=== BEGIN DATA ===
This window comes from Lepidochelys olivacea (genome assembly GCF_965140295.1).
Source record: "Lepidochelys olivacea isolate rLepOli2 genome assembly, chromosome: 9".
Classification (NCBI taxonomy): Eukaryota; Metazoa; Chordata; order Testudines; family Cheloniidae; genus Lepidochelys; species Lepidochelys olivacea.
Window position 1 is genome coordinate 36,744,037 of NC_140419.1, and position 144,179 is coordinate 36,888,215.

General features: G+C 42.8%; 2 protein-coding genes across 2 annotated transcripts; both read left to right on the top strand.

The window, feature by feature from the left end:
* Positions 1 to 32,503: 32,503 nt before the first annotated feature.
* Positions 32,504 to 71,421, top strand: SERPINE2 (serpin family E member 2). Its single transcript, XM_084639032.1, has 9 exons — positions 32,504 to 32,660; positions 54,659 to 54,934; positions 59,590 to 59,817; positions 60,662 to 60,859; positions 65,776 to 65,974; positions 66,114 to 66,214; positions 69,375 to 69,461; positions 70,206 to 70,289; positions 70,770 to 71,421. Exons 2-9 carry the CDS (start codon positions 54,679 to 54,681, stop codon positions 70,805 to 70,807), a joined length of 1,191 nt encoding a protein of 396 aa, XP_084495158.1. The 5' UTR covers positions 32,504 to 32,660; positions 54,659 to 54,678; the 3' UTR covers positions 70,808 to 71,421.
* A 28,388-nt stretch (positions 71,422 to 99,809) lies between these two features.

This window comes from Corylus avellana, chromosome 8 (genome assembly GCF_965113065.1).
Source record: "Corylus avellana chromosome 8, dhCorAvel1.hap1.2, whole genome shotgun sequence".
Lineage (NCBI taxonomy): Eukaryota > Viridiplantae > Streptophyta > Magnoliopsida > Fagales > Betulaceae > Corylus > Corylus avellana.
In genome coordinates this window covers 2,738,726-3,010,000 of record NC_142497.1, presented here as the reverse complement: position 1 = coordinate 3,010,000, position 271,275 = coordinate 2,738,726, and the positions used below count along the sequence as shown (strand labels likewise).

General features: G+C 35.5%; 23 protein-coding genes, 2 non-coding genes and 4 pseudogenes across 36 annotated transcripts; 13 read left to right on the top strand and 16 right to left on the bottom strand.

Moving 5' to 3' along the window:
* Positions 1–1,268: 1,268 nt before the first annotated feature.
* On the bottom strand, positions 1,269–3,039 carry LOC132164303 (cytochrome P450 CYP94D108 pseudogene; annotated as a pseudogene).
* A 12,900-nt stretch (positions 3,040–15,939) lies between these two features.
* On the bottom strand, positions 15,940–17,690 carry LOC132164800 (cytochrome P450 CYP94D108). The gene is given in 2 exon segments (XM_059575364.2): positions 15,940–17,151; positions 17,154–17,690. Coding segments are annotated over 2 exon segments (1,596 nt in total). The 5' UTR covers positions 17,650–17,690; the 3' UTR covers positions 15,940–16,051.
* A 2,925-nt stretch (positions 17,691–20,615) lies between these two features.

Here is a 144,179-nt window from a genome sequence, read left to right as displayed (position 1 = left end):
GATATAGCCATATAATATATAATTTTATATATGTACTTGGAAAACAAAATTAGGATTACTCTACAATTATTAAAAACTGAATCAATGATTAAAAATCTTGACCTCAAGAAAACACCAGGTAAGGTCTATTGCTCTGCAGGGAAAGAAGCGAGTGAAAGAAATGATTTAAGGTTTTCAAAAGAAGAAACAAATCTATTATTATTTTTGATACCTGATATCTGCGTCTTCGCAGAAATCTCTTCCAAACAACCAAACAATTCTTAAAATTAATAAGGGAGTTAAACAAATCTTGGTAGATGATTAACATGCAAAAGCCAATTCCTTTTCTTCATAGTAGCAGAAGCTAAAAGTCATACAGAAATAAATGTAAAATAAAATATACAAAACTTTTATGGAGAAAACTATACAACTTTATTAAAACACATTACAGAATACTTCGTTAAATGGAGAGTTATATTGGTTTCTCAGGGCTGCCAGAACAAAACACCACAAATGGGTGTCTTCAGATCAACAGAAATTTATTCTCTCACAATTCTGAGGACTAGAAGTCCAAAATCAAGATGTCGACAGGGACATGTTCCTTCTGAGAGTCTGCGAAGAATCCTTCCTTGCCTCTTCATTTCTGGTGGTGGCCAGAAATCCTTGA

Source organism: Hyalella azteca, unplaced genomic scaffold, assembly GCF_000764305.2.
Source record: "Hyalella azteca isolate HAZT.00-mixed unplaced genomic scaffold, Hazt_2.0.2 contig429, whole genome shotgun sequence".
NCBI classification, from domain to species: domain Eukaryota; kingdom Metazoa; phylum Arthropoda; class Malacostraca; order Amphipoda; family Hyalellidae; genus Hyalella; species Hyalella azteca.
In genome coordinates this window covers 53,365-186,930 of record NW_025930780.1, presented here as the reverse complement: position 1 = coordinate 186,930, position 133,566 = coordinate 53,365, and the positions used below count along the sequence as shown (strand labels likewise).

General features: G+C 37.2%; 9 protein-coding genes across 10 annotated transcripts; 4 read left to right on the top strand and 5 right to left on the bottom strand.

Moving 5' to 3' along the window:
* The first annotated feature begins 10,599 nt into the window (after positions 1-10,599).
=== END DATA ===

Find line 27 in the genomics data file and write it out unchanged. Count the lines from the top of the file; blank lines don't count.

General features: G+C 37.2%; 9 protein-coding genes across 10 annotated transcripts; 4 read left to right on the top strand and 5 right to left on the bottom strand.